It’s the week of resolutions and I give you Steamed Red Curry Pork Buns. I know, I’m evil. Hate me now, make these, love me later. These are by no account light or clean but that doesn’t mean they aren’t resolution-friendly. Okay, maybe if you’re looking to cut your calories or eat fewer carbs or less meat, then yes, these aren’t the buns you’re looking for. But if you’ve vowed to spend less on takeout or to cook at home more, these buns can and will serve you very well. Oh, and if you’ve decided to eat more delicious food in 2018, run, don’t walk because these babies are hella good.
There are a few things I don’t like about the how I move in the kitchen. I always feel like my knife skills are lacking. I wish I knew how to prepare a whole slew of things without the help of Chef Google. And I would give just about anything to pleat a dumpling like a pro.
Most of the time I just sigh at these wishes and try to find creative ways of hiding the holes in my culinary skills. But this year my resolution is to confront the aspects of cooking that frighten me. If that means practicing my julienne on every bell pepper that crosses my path, so be it. If that means pleating gyoza until my fingers bleed, bring it! If that means… you get the point.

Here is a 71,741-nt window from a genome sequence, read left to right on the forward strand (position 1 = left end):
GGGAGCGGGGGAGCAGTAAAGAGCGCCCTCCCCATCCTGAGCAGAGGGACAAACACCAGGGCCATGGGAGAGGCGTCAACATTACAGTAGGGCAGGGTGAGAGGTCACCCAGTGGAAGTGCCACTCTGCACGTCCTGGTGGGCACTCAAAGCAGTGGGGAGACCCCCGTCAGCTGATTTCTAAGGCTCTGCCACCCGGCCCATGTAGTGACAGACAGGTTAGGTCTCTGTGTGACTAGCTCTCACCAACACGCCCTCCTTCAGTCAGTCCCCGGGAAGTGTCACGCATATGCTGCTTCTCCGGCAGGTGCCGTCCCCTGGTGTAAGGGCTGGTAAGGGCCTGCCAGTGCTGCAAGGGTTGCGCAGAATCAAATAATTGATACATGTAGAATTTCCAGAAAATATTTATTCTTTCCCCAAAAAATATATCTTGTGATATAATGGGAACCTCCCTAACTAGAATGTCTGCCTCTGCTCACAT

Today’s Steamed Red Curry Pork Buns are my first foray into humbling resolution season. Am I happy with the pleats on these buns? Not particularly. They need a lot of work. Am I crazy to share less than stellar work with the internets? Well, I guess that is a matter of opinion. On the one hand, I think it’s important to show you guys that I struggle with a lot of things in the kitchen. It’s not always picture perfect. But the other potentially more rational hand thinks that people read the blog to see pretty, yummy things. These Red Curry Pork Buns are certainly yummy but they’re not exactly lookers.
So, I don’t know. Do you guys find it endearing? I posted less than perfect dumplings around this time last year and they seem to be a favorite on this site. So, maybe perfection isn’t as important to you as it is to me. We’re always our worst critics, amirite?
In the end, I decided to put my vanity aside and post these buns because they really are so SO good. And why would I deprive you all of a perfectly delicious recipe? You might all be wizards with steamed bun wrappers, anxious for some new take on your old favorite. Probably not, but I kind of hope that’s true – it would be just so absurd, like something out of Twin Peaks.
Anyway, as you can probably tell from the title Steamed Red Curry Pork Buns, you’re in Asian fusion territory. Nothing sacred here. I essentially made Shanghai-style braised pork belly but used my simple/favorite red curry base as the braising liquid. Once the pork was all fall-aparty, I skimmed the fat and let it cool. While the filling chilled, I made a classic bao dough with the help of Omnivore’s Cookbook. I combined the two and the result tasted much better than anticipated. The curry, which solidified when chilled, returned to its creamy consistency once the buns were steamed and it was f*cking magical.